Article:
Sketching and drawing are two different things. A sketch is a work in progress. You may sketch to observe your subject matter or to resolve questions regarding a drawing you are working on. A sketch may help you understand the values of a subject, or gain more understanding of the subject's structure, proportions and placement of its compositional elements. Sketches like these may progress toward a more finished drawing. On the other hand, (no pun intended!) drawing is an activity that is begun with the intention of producing a finished piece of art.
With these definitions in mind, recognize that there are times to begin a drawing with a sketch and there are times to begin a sketch without any intention of refining it into a finished drawing. As a beginner, if you are trying to do more drawings than sketches, then you may be putting too much pressure on yourself. Loosen up and enjoy learning four different approaches to sketching and drawing: structural line sketching, value sketching, black-and-white sketching and contour sketching.
Line up your drawing board and paper with your subject and lightly sketch horizontal lines. These will guide you as you place your subject's features. Grab a friend and try it yourself!
There are different ways to hold a pencil, depending on what type of strokes and lines you want to achieve. You may start out with loose, sketchy lines and progress to tighter, more controlled lines and shorter strokes. Here are some common hand grips you can try as you sketch and draw. You may find something else that works better for you. You will find that pressure and grip affects the line results of your drawings. Generally, the more pressure you apply, the darker your line will be.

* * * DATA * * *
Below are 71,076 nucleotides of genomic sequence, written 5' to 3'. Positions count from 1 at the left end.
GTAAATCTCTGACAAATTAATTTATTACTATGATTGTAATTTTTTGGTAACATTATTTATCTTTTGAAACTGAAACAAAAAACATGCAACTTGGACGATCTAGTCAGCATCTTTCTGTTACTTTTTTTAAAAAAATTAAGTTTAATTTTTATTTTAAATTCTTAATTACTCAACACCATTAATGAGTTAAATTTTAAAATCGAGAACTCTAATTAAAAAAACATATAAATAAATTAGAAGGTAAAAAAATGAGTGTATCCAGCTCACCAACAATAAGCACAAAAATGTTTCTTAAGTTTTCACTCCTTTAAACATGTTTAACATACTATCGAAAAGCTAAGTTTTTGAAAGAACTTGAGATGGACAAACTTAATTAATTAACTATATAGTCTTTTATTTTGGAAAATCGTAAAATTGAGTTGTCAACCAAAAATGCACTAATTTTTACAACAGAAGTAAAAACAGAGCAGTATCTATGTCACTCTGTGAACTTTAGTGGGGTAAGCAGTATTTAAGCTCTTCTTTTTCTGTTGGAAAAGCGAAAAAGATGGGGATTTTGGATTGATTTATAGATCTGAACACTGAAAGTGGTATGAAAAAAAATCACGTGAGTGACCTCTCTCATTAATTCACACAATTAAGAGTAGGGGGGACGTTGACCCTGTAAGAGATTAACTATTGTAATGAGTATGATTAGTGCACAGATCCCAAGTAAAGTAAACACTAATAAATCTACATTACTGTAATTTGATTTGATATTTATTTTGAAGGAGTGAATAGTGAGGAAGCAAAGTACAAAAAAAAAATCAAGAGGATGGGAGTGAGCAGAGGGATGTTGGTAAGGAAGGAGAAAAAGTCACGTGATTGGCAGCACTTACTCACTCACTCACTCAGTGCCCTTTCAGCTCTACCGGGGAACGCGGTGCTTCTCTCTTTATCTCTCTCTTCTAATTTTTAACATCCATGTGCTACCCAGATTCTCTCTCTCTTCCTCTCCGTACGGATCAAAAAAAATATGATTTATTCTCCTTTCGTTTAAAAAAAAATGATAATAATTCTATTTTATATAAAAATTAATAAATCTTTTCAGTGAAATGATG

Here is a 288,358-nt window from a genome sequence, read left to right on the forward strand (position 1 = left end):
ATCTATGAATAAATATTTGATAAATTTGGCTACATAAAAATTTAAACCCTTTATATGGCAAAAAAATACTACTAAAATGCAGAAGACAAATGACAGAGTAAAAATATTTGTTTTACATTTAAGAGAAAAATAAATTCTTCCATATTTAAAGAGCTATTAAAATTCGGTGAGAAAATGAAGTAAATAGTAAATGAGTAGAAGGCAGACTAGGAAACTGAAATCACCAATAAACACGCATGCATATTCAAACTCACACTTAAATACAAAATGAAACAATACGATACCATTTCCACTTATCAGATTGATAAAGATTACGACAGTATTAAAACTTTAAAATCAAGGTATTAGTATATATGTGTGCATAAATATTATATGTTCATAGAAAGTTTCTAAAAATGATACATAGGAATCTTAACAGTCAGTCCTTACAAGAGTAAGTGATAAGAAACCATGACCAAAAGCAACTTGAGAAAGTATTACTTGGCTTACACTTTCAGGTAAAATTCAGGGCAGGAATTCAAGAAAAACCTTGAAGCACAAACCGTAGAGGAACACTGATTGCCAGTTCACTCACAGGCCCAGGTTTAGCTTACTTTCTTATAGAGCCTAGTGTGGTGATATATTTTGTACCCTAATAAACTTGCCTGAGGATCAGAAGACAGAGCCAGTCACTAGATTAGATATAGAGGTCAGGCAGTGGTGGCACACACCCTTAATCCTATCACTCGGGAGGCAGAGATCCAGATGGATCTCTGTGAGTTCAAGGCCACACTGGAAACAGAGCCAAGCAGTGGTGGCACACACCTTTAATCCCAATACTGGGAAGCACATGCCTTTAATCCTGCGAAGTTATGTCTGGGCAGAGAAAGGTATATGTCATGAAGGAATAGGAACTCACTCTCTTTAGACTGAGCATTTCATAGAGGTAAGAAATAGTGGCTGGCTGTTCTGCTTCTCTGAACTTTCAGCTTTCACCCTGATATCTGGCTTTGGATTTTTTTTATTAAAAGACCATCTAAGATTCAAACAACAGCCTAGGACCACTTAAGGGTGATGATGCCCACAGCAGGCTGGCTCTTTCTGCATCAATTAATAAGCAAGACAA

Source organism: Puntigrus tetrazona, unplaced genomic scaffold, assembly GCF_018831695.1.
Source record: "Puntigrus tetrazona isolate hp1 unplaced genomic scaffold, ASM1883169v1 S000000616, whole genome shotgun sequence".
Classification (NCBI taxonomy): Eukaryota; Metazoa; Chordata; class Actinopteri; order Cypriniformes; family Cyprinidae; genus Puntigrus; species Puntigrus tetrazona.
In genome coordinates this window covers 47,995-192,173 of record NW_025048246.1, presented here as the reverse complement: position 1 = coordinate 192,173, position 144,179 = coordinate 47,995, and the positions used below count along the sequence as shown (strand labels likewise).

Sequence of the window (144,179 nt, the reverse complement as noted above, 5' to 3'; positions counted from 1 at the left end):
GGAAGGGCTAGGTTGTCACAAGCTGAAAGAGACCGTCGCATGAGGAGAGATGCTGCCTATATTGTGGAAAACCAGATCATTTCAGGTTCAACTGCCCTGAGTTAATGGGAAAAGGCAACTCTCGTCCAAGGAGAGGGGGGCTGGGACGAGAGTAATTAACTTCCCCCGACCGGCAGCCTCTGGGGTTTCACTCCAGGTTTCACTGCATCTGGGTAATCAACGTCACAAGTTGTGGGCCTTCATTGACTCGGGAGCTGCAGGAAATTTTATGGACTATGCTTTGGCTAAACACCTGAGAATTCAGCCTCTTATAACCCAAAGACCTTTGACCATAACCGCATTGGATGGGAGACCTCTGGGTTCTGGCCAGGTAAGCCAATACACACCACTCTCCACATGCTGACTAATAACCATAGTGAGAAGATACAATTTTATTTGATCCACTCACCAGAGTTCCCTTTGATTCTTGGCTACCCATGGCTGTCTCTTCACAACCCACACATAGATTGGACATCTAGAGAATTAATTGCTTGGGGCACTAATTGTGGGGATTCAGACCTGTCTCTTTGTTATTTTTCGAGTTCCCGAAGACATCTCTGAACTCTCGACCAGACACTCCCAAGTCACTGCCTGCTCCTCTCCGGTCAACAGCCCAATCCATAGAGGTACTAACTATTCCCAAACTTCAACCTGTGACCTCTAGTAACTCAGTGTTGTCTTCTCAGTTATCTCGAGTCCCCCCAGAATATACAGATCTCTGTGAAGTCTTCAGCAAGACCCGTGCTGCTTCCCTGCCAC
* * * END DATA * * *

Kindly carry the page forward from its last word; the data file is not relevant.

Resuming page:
Create Thick, Loose Lines For thick, loose lines, avoid using the point of the pencil. Instead, grip the pencil with your thumb and fingertip so that the pencil lead lies flat against the paper. Your fingertips should be either just above the paper surface or gently resting on it. This may smear your previous pencil lines, so be careful. You will use your entire arm to draw these wide lines.
Create Thick, Tight Lines
Apply more pressure to the point of the pencil by moving your index finger closer to the tip. Your fingertips may rest on the paper, though it isn't necessary that they do so for |his stroke to be successful.
Create Thin, Controlled Lines For lines like these, grip the pencil as in a handwriting position, with the pencil resting between your thumb, middle and index fingers. Your hand rests gently on the paper. For very thin lines, the pencil tip needs to come to a sharp point.
Create Long, Arcing Lines This grip is similar to the handwriting position, except you hold the pencil out at length. Use this grip to achieve wide, straight and arced lines. Let your hand rest gently on the paper.
A piece of paper can be used as a frisket to make an even edge for a set of pencil lines. This is also a great technique to use if you want to create a clean margin for your drawing. This method also works well for backgrounds.
Cover the Drawing Place a piece of scrap or copier paper over your drawing. Start the line strokes on the scrap paper and continue onto the drawing paper.
Lift the Frisket
Lift your frisket away. The pencil lines should look as if they start from one invisible line.
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